What is PERC?
PERC, also known as tetrachloroethene, or perchloroethylene (“perc” or “PERC”), is a colorless liquid typically used as a cleaning solution by dry cleaners. While it’s a great cleaning agent, its numerous health side effects make PERC a horrible choice for use in dry cleaning.
How Can I Be Exposed to PERC?
Nearly 85% of dry cleaners in the United States use PERC as their cleaning agent, but a rise in awareness has made dry cleaners begin the switch to safer and environmentally-friendly alternatives.The harmful side effects of PERC have been documented going back decades. In 1990, the federal Clean Air Act required all dry cleaners to limit their PERC emissions, but not eliminate them. Starting back in 2007, the California Air Resources Board adopted the Airborne Toxic Control Measure to phase out all dry cleaners’ use of PERC by 2023. While PERC gets its street cred from the dry cleaning industry, it’s also used to degrease auto parts and appears in products like paint strippers, adhesives, wood cleaners, and shoe polish.
In fact, PERC solvent is classified as a hazardous air contaminant by the EPA, and it’s also known to “likely to be a human carcinogen” by the National Toxicology Program. It’s been classified as a carcinogen due to limited evidence in the correlation of PERC exposure and esophageal cancer, cervical cancer, and non-Hodgkin lymphoma.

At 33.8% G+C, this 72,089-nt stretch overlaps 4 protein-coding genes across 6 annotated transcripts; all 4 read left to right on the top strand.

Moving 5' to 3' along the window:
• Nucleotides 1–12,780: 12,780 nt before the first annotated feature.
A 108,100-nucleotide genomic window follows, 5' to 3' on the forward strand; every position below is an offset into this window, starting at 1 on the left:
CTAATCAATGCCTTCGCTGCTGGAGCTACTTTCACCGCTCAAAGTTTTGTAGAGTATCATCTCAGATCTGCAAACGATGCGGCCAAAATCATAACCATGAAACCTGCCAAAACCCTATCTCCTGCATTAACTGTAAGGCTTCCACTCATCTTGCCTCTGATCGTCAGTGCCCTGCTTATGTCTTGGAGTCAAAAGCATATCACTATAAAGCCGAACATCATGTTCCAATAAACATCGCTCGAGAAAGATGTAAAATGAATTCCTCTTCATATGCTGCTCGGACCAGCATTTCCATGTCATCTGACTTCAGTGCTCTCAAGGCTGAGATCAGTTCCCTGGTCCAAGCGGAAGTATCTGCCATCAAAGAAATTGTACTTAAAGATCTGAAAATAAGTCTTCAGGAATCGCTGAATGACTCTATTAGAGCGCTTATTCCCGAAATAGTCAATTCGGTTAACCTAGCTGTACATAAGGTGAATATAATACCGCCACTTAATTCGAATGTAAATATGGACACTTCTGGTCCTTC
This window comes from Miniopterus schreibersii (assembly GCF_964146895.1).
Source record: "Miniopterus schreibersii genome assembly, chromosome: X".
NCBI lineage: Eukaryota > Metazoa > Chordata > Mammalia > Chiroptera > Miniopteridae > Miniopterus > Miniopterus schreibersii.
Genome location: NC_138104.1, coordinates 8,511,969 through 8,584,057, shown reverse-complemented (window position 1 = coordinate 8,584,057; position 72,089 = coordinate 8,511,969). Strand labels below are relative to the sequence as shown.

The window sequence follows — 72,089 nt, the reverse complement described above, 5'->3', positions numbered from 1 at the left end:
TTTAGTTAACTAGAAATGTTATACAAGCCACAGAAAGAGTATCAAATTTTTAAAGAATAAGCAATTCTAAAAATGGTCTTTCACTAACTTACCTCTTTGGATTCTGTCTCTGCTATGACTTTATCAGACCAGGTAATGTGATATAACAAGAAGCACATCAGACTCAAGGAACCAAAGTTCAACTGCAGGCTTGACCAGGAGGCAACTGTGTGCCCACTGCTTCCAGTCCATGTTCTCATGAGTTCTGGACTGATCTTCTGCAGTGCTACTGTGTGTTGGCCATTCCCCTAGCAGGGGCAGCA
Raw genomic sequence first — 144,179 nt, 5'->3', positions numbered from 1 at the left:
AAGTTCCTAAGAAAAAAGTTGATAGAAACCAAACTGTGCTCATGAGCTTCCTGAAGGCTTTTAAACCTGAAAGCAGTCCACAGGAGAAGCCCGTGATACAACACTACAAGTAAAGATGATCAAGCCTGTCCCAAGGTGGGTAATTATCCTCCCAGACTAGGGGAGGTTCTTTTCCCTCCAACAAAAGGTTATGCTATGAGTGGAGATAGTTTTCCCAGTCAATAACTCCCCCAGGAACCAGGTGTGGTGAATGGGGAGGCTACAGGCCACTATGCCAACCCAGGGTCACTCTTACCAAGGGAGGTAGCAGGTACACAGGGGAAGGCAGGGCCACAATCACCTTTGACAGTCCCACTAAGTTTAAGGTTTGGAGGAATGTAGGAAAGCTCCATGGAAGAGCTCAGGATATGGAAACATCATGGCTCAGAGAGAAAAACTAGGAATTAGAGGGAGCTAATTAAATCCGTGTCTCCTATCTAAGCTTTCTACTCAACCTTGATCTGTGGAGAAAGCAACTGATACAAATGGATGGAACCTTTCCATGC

The Nasty Health-Related Side Effects of PERC Usage
According to Tox Town, PERC is harmful even in small doses. Low levels of PERC can leave you experiencing feelings of dizziness, inebriation, sleepiness, and irritated eyes, nose, mouth, throat, and respiratory tract. High levels of PERC can affect your central nervous system and ultimately cause unconsciousness or death. If you’re pregnant, exposure to PERC can even harm the development of the baby.
Is PERC Bad for the Environment?
PERC is not only bad for you, it’s also bad for the environment. Back in the 1990’s, the emerging studies being done on perc usage caused dry cleaners to become the one type of tenant that commercial landlords hated to deal with. If not properly handled, PERC can penetrate through nearly any surface, including concrete. Dry cleaners are required by federal law to handle PERC as a hazardous waste, and if mishandled, the solvent can cause numerous. Once it starts penetrating through surfaces, it quickly sinks as fast and low as it can due to gravity flow. All of this results in groundwater contamination and increased health problems for those in the local area.
How Can I Be Sure My Dry Cleaner is PERC-free?
If your dry cleaner is a PERC-free operator, they will typically state so on their website. Since a large majority of dry cleaners in the States still use PERC, making sure you ask prior to dropping your clothes off is the best option you have. You can even use Google to your advantage by searching for “green dry cleaners” or “PERC-free dry cleaner” in your city.
Press Provides PERC-free Dry Cleaning Near You
At Press, we work with PERC-free dry cleaning providers in your local area. Visit our cities page to find out if we offer dry cleaning and laundry services in your area.